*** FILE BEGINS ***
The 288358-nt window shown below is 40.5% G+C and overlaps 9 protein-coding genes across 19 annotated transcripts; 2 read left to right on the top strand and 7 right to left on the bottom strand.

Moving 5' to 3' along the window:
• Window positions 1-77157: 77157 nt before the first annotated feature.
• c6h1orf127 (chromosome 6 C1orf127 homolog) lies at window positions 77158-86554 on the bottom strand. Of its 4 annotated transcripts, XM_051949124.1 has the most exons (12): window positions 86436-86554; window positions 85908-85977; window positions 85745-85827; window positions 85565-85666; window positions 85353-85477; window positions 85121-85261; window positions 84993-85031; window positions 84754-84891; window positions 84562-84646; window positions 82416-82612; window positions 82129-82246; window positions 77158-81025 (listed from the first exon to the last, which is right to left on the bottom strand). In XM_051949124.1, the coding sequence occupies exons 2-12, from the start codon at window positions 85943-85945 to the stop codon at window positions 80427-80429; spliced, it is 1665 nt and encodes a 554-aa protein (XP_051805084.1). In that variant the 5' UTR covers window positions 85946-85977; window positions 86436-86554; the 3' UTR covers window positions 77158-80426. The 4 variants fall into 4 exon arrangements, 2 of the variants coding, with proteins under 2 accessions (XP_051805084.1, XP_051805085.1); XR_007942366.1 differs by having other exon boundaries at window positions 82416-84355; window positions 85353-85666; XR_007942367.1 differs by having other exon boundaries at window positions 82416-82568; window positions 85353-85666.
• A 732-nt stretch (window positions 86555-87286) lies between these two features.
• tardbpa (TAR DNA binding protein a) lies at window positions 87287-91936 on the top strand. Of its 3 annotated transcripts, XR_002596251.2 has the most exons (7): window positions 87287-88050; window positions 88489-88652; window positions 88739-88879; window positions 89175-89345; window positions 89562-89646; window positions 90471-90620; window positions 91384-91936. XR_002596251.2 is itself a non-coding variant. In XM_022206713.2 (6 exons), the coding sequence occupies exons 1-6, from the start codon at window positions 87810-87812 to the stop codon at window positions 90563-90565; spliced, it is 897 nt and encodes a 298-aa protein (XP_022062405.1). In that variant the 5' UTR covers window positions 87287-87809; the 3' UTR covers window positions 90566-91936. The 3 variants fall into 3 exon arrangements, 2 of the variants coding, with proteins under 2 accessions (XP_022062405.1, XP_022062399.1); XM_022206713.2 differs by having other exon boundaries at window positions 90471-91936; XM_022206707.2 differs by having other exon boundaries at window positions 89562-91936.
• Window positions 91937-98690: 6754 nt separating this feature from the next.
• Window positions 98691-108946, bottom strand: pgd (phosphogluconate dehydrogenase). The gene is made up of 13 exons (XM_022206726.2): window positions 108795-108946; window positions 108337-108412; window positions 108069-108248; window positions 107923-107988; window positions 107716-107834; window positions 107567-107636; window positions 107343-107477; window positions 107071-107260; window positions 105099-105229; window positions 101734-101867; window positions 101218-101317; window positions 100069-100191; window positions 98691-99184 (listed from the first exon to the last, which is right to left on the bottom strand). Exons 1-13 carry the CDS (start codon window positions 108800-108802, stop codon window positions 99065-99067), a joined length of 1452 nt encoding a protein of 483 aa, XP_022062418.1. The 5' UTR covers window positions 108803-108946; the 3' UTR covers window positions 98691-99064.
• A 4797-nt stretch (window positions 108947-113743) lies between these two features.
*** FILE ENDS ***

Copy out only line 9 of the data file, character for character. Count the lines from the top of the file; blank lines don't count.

• A 4797-nt stretch (window positions 108947-113743) lies between these two features.